Our Research

Climate change is putting rivers and coastal environments at risk of water quality impairments and endangering fragile coral reef ecosystems by altering seawater chemistry.

Rainfall and other precipitation washes nutrients from farming and other human activity into waterways. When rivers, lakes, and coastal areas get overloaded with this runoff, a dangerous phenomenon called eutrophication can occur, which sometimes leads to toxin-producing algal blooms or low-oxygen dead zones called hypoxia.

We investigate how anticipated changes in rainfall patterns as the world warms could lead to severe water quality impairments as more nutrient runoff is introduced into waterways. Their research informs land management, agricultural strategies, and water conservation efforts.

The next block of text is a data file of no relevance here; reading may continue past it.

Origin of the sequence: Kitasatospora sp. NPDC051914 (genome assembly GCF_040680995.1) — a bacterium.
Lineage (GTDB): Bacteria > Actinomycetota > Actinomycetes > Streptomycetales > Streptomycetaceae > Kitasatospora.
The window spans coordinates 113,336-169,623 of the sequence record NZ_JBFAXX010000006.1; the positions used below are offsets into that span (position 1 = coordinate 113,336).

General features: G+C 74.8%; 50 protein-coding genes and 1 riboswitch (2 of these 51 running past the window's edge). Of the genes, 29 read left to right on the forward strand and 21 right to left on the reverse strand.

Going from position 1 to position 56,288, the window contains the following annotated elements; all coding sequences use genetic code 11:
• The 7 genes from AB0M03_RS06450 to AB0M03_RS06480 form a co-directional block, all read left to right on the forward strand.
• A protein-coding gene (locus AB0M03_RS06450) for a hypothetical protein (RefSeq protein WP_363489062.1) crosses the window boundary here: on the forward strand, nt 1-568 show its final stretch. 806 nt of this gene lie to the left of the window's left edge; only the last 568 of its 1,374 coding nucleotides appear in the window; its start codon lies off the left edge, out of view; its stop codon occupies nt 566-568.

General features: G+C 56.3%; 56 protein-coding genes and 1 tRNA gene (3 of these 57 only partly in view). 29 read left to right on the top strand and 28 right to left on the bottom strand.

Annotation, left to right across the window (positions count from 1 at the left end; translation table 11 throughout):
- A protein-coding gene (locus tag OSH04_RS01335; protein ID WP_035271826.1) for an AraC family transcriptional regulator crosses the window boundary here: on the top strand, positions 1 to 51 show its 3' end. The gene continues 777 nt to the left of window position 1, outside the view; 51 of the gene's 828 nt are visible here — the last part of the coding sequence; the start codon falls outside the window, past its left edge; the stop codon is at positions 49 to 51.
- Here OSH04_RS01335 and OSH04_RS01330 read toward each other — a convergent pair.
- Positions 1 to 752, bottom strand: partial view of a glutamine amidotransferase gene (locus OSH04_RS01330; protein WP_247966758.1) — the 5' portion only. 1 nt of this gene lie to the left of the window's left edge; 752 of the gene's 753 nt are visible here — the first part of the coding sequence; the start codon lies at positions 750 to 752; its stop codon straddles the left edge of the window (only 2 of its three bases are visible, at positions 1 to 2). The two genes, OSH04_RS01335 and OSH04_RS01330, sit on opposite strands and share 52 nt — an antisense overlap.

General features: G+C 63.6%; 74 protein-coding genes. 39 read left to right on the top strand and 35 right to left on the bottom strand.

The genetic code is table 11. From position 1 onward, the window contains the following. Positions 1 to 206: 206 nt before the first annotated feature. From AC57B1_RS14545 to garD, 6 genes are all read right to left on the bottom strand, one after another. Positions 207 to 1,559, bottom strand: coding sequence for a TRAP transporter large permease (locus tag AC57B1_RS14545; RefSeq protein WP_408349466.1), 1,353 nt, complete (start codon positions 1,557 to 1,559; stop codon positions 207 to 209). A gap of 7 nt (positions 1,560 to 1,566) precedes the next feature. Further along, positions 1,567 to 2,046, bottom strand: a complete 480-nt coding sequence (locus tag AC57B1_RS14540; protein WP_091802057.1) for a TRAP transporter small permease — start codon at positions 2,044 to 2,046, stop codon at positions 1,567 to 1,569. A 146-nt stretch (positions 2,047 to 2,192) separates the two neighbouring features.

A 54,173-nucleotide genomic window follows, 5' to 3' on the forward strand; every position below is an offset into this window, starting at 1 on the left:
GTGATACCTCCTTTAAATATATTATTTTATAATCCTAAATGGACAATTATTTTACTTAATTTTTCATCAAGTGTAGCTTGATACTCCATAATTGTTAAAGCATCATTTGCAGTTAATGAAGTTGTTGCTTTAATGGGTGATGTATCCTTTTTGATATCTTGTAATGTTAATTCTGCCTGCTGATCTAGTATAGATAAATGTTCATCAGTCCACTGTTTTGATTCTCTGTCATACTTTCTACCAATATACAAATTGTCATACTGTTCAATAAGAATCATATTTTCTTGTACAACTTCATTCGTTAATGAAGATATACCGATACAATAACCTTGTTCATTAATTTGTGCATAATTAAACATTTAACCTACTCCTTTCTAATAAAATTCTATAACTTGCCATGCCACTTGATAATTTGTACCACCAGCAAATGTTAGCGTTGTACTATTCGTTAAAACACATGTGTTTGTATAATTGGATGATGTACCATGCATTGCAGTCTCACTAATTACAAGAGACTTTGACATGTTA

Excess carbon dioxide released into the atmosphere by burning fossil fuels is also absorbed by the world's oceans where chemical reactions with the seawater produce carbonic acid, which is corrosive to marine life. Our researchers also probe the mechanisms of ocean acidification's affects on fragile coral reef ecosystems and shellfish communities, and investigate the effectiveness of various mitigation strategies.